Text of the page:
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dc.contributor.authorJay, Grace Mairi M.
dc.contributor.authorMorad, Munir
dc.date.accessioned2008-11-12T02:34:26Z
dc.date.available2008-11-12T02:34:26Z
dc.date.issued1997
dc.identifier.citationMorad, M. & Jay, M. (1997). The reform of Maori land tenure and the quest for sustainability in New Zealand. Development Bulletin, 41, 44-46.en_US
dc.identifier.urihttps://hdl.handle.net/10289/1312
dc.description.abstractMany of the countries of the Pacific region (including Australia and New Zealand) have a British colonial legacy. This history has had wide implications for the development of the region: economically, politically and socially. The cadastral (property based) systems in these countries have been influenced by British land conveyance and registration practices, and by colonial history. To date, Australia and new Zealand are still trying to resolve land tenure and information problems which are steeped in historical and ethnic dimensions. Land is the single most important factor for Maori development in New Zealand, and has great implications for the development of this country.en_US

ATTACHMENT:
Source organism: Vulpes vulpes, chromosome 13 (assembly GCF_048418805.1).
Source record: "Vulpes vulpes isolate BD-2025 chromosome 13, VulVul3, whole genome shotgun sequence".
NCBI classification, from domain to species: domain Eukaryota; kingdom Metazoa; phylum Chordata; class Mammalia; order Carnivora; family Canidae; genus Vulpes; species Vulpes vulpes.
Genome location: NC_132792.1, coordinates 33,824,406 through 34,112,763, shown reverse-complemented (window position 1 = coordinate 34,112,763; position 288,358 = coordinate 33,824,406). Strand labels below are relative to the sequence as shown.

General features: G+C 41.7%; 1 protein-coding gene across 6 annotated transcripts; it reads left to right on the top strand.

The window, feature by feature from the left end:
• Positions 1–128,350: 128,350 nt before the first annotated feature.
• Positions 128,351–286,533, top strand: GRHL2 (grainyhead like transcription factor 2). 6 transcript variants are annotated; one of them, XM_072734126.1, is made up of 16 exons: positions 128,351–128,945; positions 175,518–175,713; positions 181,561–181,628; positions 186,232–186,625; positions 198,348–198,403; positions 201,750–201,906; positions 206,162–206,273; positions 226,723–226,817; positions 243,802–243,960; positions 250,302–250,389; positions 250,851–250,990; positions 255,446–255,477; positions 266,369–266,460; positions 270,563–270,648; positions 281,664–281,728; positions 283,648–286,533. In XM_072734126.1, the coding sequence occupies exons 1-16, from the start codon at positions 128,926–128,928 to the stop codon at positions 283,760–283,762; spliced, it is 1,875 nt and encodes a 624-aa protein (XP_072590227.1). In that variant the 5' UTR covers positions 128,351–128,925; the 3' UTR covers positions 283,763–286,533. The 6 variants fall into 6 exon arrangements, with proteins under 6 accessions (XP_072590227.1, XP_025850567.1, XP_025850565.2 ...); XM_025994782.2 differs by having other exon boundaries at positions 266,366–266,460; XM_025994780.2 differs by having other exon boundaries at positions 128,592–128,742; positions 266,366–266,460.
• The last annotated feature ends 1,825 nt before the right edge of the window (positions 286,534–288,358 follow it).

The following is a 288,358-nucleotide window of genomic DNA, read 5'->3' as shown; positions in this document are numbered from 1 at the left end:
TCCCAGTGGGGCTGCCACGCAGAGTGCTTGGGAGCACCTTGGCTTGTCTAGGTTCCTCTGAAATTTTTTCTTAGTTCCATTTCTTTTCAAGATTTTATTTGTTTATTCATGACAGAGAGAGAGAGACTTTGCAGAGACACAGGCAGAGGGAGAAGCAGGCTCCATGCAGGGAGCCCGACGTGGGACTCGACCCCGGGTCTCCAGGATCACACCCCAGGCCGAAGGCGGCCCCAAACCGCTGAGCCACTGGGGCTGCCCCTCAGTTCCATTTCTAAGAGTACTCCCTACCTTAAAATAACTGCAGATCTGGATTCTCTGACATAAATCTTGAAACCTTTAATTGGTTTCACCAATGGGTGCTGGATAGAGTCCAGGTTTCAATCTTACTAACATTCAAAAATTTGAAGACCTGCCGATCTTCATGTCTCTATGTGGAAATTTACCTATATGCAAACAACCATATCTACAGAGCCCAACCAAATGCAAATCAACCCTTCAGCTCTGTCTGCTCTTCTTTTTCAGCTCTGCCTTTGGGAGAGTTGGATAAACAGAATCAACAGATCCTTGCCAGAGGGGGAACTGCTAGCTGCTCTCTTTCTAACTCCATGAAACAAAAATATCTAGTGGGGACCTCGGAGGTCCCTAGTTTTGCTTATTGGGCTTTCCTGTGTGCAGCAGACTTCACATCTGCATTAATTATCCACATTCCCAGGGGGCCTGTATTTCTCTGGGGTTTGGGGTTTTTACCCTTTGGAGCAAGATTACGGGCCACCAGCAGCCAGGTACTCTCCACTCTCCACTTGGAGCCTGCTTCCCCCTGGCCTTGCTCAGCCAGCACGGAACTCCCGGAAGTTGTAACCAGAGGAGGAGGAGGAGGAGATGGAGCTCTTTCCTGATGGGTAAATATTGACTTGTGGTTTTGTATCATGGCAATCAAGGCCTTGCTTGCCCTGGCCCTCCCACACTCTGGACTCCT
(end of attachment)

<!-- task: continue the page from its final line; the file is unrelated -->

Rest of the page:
dc.format.mimetypeapplication/pdf
dc.language.isoen
dc.publisherDevelopment Studies Network, The Australian National Universityen_US
dc.relation.urihttp://devnet.anu.edu.au/bulletin.phpen_US
dc.rightsThis is an author’s version of an article published in the journal: Development Bulletin, (c) Development Studies Network, The Australian national university.en_US
dc.subjectgeographyen_US
dc.titleThe reform of Maori land tenure and the quest for sustainability in New Zealanden_US
dc.typeJournal Articleen_US
dc.relation.isPartOfDevelopment Bulletinen_NZ
pubs.begin-page44en_NZ
pubs.elements-id40040
pubs.end-page46en_NZ
pubs.volume41en_NZ


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